For a festival in its inaugural year, Mutations had a hell of a line-up, featuring an eclectic range of musicians and savvy bookings spread across the best and most intimate of Brighton’s venues.
Opening the festival was Ohio’s Sainteneca on their first ever visit to the UK. This seems like a fitting opening act as, being a folk-rock band, they seemed to fully encompass the ‘relaxed’ vibe that followed throughout the first day. Known for their diverse range of instrumentation, and with ironic facial in abundance, they stormed through their set with tender moments followed by quasi-heavy breakdowns that made them come across as Father John Misty on cheap speed – which is brilliant.
There seemed to be a theme running throughout the whole weekend – first times. Not only was this the first ever Mutations festival, it was also the first time in Brighton (sometimes even the UK) for many acts such as the aforementioned Sainteneca, as well as the band that followed them, Widowspeak, who sounded like a paranoid Kid Wave, and also Ought. This shows Mutations’ dedication to pushing things forward – doing things that haven’t been done before, and taking risks. And, mostly, it pays off.
An early highlight was Willis Earl Beal [pictured above], and his partly stand-up set. Beal, a self-proclaimed “walking, talking, living, breathing fucking cliché,” arrived on stage with a beer in hand and dressed in all-black like a parody comic book supervillain with a black fedora, eye mask and cape adorning the pessimistic drawn-on face present on the cover of his 2013 album, ‘Nobody Knows’.
Beal, who is playing his backing tracks straight from his iPod, like a “weird rockstar”, even stops one song prematurely, claiming that he “doesn’t want to play this one”. It’s unclear whether Beal was a highlight because of the actual music or because of his bravado. The music itself was airtight and intriguing, but what’s more interesting is his unpredictable stage presence. His attention to perfecting every note alludes to his hunger for fame shown through the fact that he once went on X Factor USA, but if Beal is a popstar-in-waiting, then he’s a popstar-in-waiting with a self-destruct button. He stops midway through his set, claiming that he “can’t fucking stand these songs”, and asks the crowd if they’ve ever been “sick of the sound of your own fucking voice?” Wills Earl Beal is a true popstar whether he wants to be or not
One of the most upbeat performances of the first day came courtesy of Dublin-based Le Galaxie. Mutations can pride itself on the diversity of its line-up and for reaching out and trying to appeal to everyone, but something about Le Galaxie’s performance felt askew. While one must admire the effort put into their complex songs and the musical knowledge that they require, their performance just didn’t click. Their all-white outfits felt like a contrived attempt at a band identity that was as passé as it was unoriginal. Sporting the all-white attire also made their lead signer, with his bald head and massive ginger beekeeper-esque beard, look like Action Bronson’s Christian brother.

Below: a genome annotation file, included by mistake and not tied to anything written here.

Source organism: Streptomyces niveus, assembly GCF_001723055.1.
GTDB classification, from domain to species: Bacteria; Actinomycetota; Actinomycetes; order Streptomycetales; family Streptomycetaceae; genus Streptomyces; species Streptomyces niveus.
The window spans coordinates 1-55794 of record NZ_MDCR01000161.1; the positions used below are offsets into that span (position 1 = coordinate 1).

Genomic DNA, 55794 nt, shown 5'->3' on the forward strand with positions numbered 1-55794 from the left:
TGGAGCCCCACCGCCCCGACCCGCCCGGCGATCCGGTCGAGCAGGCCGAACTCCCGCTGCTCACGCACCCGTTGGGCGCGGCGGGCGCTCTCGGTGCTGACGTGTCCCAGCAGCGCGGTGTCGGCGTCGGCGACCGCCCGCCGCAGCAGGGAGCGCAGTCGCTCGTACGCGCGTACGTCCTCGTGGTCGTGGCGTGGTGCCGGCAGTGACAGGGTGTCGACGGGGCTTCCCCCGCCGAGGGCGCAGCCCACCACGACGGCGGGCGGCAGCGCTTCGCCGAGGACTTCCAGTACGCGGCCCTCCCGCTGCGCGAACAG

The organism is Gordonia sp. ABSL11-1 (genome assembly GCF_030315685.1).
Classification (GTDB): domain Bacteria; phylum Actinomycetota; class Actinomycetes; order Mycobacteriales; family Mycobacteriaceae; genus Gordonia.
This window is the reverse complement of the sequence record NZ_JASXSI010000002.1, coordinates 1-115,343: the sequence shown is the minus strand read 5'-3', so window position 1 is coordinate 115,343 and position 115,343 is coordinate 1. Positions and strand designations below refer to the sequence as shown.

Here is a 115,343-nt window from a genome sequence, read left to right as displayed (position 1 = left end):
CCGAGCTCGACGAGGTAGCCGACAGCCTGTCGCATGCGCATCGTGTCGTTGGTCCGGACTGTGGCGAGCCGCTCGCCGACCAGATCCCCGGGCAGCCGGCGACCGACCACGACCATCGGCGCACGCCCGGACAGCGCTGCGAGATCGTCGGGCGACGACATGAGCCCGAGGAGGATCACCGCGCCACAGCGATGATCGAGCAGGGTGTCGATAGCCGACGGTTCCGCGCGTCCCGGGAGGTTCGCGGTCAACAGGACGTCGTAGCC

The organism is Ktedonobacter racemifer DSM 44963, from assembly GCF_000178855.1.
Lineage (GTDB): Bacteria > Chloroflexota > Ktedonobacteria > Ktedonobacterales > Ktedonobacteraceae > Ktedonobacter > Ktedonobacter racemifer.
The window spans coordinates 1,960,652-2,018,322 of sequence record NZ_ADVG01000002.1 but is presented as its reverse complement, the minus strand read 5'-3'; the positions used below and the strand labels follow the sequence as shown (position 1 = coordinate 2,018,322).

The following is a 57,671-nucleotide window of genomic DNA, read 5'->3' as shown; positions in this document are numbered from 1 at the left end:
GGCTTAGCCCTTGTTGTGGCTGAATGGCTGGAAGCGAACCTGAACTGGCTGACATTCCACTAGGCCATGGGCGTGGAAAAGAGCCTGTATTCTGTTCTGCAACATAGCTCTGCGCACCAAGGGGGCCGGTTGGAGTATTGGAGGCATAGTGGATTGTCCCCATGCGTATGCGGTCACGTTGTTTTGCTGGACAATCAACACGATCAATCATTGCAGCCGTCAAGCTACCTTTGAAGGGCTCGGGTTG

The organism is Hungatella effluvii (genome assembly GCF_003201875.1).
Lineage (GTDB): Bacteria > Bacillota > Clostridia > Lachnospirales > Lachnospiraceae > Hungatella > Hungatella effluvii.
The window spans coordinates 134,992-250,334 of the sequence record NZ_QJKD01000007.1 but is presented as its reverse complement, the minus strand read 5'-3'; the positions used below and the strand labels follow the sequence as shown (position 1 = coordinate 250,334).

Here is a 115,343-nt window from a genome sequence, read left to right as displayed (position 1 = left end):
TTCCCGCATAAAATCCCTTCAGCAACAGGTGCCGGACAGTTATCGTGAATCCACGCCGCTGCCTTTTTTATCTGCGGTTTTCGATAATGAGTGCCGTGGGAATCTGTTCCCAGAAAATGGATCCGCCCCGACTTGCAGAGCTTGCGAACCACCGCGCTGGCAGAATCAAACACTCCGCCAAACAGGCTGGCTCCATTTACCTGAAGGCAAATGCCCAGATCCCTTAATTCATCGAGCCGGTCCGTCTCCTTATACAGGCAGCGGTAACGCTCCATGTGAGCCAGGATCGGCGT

I can see the appeal that their music can have to some – it’s good ‘hype’ music and can be endured, maybe even enjoyed, if you’re intoxicated enough, but with lyrics like “tonight I feel like I’m working overtime”, entwined with the general normcore-guys-ironically-dressed-in-white aesthetic of the band, just makes them feel like the project of a quirky supermarket section manager – the one with the beard net – at Morrisons, being brought on at the Christmas party just to keep him quiet for another year.
However, the first day was a generally a success, with Josh T. Pearson even pulling off a decent Velvet Underground cover. Surely there couldn’t have been a better to bring the opening day of a brand new festival to a close than with a performance from Christopher Owens, formerly of Girls, who is easily one of the most intriguing and influential musicians of modern times?
Born into a Christian cult, named Children of God, which he ran away from when he was 16 to start a new life in America, Owens returned to Brighton, his favourite place in the UK, to play inside All Saint’s Church. Owens is currently touring the UK, without his band, alone via train with nothing but his guitar. So when Owens graces the stage to a surprising sparse crowd for a headline act, especially one of Christopher’s appeal, he is equipped with nothing but a drink, his guitar and a bouquet of flowers, which he places at the front of the stage. He doesn’t even have a setlist. It doesn’t matter though, for every song in his back catalogue would be a treat to hear live.
The spontaneous setlist that we’re given is nothing less than a treat. Comprised mainly of his iconic work with Girls, with a scattering of his solo work, highlights include Alex, Broken Dreams Club and Lauren Marie, which he plays after asking the crowd if there’s anything they want to hear him play – one overzealous fan proposed Girls’ Summertime to which Owen bluntly replied: “It’s not summertime”. Owens brought his set to an end with a cover of Don McLean’s American Pie, a song which he claims not to have played since he was “about 15 or 16” and claimed that “anyone that can remember all the lyrics is totally badass.” He may not have remembered every single word, but a man with an unbelievable backstory and back catalogue, such as Owens, is badass in his own right.
Check back tomorrow to find out what we made of Mutations Festival day 2…
By Ryan Lunn